Whether abortion is accessible or not, and to what degree and for whom? That does affect me. Because I have plenty of people in my life of all genders whom I care about and love deeply. I want them to be able to live the lives of their choosing. This means I will do anything I can to ensure access to safe abortions to anyone who chooses one. It also means I consider the power my words have in this social conversation, and the nuance I might be able to bring to it, particularly for other white people who haven’t necessarily thought through who should be doing what in response to this leaked opinion.
Which is to say, to white cis women in particular:
March if that feels like what you gotta do. But don’t tell anyone else that they have to take the same action as you. Especially if they are a person of colour, particularly if they are Black or Indigenous and/or disabled.
The police have proven time and again that they have no qualms about violently attacking wheelchair users, Black women, and Indigenous elders. As a white cis woman, you are actually the most likely to be taken into custody gently,4 if at all.
And if your protest doesn’t require masks and isn’t in an accessible space? Then there is absolutely no reason why any Disabled folks should or would show up.
And that’s fine.
Because the further away from the societal ‘default’ setting of white and abled and straight and cis and male a person is, the more likely it is that they’re already fighting for bodily autonomy and reproductive and sexual justice. Odds are, they were born fighting for it, because it was always obvious in the community they were born into that it was being withheld by people5 who benefit from denying basic human rights and dignity to others.
What disabled, Black, brown, Asian women are doing in response to the leaked opinion is not for white women to dictate. It’s a real bad look, in fact. A racist one, you could say6.
Trust me on this, if your take is to tell other people where they should be putting their bodies, then it’s worth taking some time to consider the larger conversation that is often missed when we talk about abortion. The issue of abortion is a lot bigger than whether one person has the choice to terminate a pregnancy or not. The issue of abortion is part of a larger conversation about a human being’s right to bodily autonomy.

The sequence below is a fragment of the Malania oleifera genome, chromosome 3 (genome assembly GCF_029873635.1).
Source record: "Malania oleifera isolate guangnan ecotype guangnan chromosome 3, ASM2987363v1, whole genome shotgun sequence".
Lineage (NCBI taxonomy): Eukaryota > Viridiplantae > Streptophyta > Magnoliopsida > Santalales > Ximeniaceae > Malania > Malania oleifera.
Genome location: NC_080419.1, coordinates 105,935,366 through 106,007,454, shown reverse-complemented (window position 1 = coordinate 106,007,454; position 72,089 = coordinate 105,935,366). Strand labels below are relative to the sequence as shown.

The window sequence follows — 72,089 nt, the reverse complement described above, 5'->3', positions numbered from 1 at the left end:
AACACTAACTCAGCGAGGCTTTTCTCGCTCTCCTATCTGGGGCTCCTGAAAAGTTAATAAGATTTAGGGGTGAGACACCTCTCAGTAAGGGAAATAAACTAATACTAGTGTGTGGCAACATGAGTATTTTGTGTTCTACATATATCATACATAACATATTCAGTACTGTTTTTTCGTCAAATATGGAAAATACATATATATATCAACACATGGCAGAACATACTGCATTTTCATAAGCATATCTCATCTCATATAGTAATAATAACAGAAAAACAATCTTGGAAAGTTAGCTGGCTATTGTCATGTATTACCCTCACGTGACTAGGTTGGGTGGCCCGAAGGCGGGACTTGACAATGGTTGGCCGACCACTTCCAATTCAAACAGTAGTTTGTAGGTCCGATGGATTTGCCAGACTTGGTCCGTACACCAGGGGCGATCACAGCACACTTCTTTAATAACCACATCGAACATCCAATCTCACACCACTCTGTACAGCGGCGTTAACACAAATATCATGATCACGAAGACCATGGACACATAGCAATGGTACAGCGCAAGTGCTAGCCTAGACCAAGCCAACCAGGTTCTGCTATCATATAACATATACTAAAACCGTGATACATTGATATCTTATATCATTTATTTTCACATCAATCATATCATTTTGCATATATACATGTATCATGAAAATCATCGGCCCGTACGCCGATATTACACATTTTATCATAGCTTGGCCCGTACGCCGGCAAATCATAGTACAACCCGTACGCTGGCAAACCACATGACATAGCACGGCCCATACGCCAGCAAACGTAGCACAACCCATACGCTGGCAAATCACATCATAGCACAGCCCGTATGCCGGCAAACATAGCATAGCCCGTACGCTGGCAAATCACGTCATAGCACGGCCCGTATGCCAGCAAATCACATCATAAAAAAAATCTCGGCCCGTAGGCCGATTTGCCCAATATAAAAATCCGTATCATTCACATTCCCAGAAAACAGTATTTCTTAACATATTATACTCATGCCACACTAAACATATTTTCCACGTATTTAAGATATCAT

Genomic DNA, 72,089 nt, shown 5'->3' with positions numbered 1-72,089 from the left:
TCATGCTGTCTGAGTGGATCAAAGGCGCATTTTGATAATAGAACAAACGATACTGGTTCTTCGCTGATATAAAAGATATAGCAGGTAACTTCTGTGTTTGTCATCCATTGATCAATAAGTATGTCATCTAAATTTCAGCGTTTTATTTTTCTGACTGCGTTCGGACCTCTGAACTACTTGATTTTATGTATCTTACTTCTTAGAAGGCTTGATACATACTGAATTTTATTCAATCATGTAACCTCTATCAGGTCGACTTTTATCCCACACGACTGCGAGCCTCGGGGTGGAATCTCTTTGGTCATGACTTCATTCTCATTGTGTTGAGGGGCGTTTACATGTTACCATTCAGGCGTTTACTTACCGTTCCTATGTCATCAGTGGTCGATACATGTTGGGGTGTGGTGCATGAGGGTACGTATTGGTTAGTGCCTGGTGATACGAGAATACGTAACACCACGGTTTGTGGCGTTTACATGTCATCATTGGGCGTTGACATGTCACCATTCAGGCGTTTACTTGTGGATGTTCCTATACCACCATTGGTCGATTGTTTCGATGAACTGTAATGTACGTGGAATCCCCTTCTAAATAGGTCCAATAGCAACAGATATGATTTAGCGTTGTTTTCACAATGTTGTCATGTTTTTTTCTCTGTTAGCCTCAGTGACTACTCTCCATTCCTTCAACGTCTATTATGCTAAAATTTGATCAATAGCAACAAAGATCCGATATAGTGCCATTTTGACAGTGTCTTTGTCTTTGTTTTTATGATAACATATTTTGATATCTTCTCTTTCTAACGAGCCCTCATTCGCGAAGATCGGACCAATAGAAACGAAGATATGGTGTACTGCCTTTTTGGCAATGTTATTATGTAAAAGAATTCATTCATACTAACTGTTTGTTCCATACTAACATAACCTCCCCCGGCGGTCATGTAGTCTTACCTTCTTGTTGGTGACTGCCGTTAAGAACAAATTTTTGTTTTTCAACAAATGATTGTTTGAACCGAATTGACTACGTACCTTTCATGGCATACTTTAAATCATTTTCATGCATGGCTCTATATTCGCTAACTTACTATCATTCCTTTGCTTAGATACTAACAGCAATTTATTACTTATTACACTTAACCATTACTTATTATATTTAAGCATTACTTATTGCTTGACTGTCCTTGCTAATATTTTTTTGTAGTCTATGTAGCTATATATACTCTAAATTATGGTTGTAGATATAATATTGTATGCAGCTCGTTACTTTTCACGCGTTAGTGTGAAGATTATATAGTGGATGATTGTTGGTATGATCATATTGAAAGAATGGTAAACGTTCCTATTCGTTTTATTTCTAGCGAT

This is about disabled people being able to choose where they live and who they have relationships with and if they have children or not without being institutionalized, sexually assaulted, forced into sterilization or forced to give up a child for adoption.
This is about trans folks being able to access gender affirming care the same way a cis woman can access a breast enlargement and hormones or a cis man can get a prescription for testosterone.
This is about Indigenous women reclaiming their Nationhood after it was taken away by genocidal government policy so their children can be connected with their Nation and culture.
This is about Black, Indigenous and Latinx women getting the same level of care and consideration during a pregnancy as white cis women get.
This is about people impoverished by the billionaires who exploit them being able to feed and cloth their children and have access to childcare and contraception on their own terms.
This is what choice means.
So if you are yelling at a Black woman or a disabled woman or an Asian woman for not joining your protest?
You aren’t part of the solution, babe.
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So many global references and citations for this statement. This is one of those times when I suggest you do some research. Get onto that search engine and start looking around. There is no where on the planet where this isn’t an issue. A few starting points for you, if you’re unsure of where to begin, are this report from Scotland, this article from the American Constitutional Society, and this study on the care and outcomes for Disabled people having babies in Ontario.
Massive gratitude to Imani Barbarin for her informative videos and reflections on the subject of healthism and societal minimization of the death of a human being because that person was also disabled, as if disabled lives have less value. Also, there are some great academic articles on this subject, including this piece out of Harvard, this look at the Anti-Mask movement, and this Hiding in Plain Sight piece.
If you don’t count the statistical likelihood of a cis man deciding to rape me. Also, fun fact, there are no citations on men who rape. We have all the numbers on the likelihood of someone being raped, all of which are alarmingly high, but no studies on who is doing all the raping. HOW INTERESTING.
This is an example of how, as a white woman, you can use your privilege. It is unlikely, if you are arrested, that you will face the same repercussions and fall out as a Black or brown person of any gender.
*cough* White, abled, straight cis people, usually men, but also women. *cough*
And that is what I’m saying. If you have even thought that non-white women aren’t doing enough, that’s racism and you got work to do. BUT GOOD NEWS: Admitting it is the first step! Now that you have accepted that actually, yes, you are complicit in the system, now you can next the next step and commit to being anti-racist, which is where the real work towards our collective liberation begins.